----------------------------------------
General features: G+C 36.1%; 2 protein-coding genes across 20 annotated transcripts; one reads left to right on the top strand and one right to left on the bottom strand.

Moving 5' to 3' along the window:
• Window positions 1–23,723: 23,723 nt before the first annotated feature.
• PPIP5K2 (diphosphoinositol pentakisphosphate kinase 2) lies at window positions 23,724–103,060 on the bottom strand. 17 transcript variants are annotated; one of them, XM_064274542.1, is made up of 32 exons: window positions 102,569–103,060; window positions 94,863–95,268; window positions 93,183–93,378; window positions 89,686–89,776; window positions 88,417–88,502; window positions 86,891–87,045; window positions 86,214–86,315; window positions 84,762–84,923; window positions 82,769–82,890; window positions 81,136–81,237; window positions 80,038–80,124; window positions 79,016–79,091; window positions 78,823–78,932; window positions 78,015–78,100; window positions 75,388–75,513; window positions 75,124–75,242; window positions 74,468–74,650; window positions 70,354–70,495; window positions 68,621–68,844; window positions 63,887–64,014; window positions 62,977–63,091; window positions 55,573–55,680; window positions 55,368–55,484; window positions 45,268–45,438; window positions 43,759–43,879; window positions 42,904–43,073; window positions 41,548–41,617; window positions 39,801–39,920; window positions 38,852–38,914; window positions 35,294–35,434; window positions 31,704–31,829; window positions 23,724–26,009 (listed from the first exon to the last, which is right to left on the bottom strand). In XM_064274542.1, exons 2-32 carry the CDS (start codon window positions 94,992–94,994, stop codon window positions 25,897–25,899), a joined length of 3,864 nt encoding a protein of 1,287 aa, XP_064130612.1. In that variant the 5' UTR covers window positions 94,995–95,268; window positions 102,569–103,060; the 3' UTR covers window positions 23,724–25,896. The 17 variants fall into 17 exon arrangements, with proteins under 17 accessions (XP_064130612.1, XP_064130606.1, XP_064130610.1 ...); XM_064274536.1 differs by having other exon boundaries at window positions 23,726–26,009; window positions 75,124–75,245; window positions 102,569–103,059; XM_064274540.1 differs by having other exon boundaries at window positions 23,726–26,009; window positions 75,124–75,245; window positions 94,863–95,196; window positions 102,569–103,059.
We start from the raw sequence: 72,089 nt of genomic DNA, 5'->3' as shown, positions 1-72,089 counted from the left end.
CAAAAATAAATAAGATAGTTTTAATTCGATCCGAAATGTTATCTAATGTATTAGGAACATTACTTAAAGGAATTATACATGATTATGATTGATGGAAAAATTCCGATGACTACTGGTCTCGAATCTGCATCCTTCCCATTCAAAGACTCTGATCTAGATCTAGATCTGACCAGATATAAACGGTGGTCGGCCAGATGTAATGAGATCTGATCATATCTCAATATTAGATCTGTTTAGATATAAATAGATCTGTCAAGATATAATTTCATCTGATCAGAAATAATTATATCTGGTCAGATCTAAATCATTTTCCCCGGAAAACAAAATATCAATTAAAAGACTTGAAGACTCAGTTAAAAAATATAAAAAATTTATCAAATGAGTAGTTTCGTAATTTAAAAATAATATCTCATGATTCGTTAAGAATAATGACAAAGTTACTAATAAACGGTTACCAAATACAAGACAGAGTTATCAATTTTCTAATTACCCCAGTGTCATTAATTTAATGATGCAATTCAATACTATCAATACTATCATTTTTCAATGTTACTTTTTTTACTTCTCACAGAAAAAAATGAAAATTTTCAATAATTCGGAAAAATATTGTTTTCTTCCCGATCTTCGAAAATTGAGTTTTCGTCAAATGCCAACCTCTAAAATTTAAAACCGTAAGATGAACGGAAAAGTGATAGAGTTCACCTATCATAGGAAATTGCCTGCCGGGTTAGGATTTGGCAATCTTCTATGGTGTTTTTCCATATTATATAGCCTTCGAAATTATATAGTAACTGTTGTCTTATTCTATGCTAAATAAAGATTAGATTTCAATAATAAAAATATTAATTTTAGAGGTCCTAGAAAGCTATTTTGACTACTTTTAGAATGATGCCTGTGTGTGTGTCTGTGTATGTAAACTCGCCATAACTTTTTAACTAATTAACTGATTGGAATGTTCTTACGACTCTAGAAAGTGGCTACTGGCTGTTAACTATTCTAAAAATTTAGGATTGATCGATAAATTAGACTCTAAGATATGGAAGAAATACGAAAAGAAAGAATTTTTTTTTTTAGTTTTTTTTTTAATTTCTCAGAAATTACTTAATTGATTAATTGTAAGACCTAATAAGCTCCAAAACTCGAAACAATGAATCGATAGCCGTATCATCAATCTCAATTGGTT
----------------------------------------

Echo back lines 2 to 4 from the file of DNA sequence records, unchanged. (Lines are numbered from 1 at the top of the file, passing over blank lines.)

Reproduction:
Moving 5' to 3' along the window:
• Window positions 1–23,723: 23,723 nt before the first annotated feature.
• PPIP5K2 (diphosphoinositol pentakisphosphate kinase 2) lies at window positions 23,724–103,060 on the bottom strand. 17 transcript variants are annotated; one of them, XM_064274542.1, is made up of 32 exons: window positions 102,569–103,060; window positions 94,863–95,268; window positions 93,183–93,378; window positions 89,686–89,776; window positions 88,417–88,502; window positions 86,891–87,045; window positions 86,214–86,315; window positions 84,762–84,923; window positions 82,769–82,890; window positions 81,136–81,237; window positions 80,038–80,124; window positions 79,016–79,091; window positions 78,823–78,932; window positions 78,015–78,100; window positions 75,388–75,513; window positions 75,124–75,242; window positions 74,468–74,650; window positions 70,354–70,495; window positions 68,621–68,844; window positions 63,887–64,014; window positions 62,977–63,091; window positions 55,573–55,680; window positions 55,368–55,484; window positions 45,268–45,438; window positions 43,759–43,879; window positions 42,904–43,073; window positions 41,548–41,617; window positions 39,801–39,920; window positions 38,852–38,914; window positions 35,294–35,434; window positions 31,704–31,829; window positions 23,724–26,009 (listed from the first exon to the last, which is right to left on the bottom strand). In XM_064274542.1, exons 2-32 carry the CDS (start codon window positions 94,992–94,994, stop codon window positions 25,897–25,899), a joined length of 3,864 nt encoding a protein of 1,287 aa, XP_064130612.1. In that variant the 5' UTR covers window positions 94,995–95,268; window positions 102,569–103,060; the 3' UTR covers window positions 23,724–25,896. The 17 variants fall into 17 exon arrangements, with proteins under 17 accessions (XP_064130612.1, XP_064130606.1, XP_064130610.1 ...); XM_064274536.1 differs by having other exon boundaries at window positions 23,726–26,009; window positions 75,124–75,245; window positions 102,569–103,059; XM_064274540.1 differs by having other exon boundaries at window positions 23,726–26,009; window positions 75,124–75,245; window positions 94,863–95,196; window positions 102,569–103,059.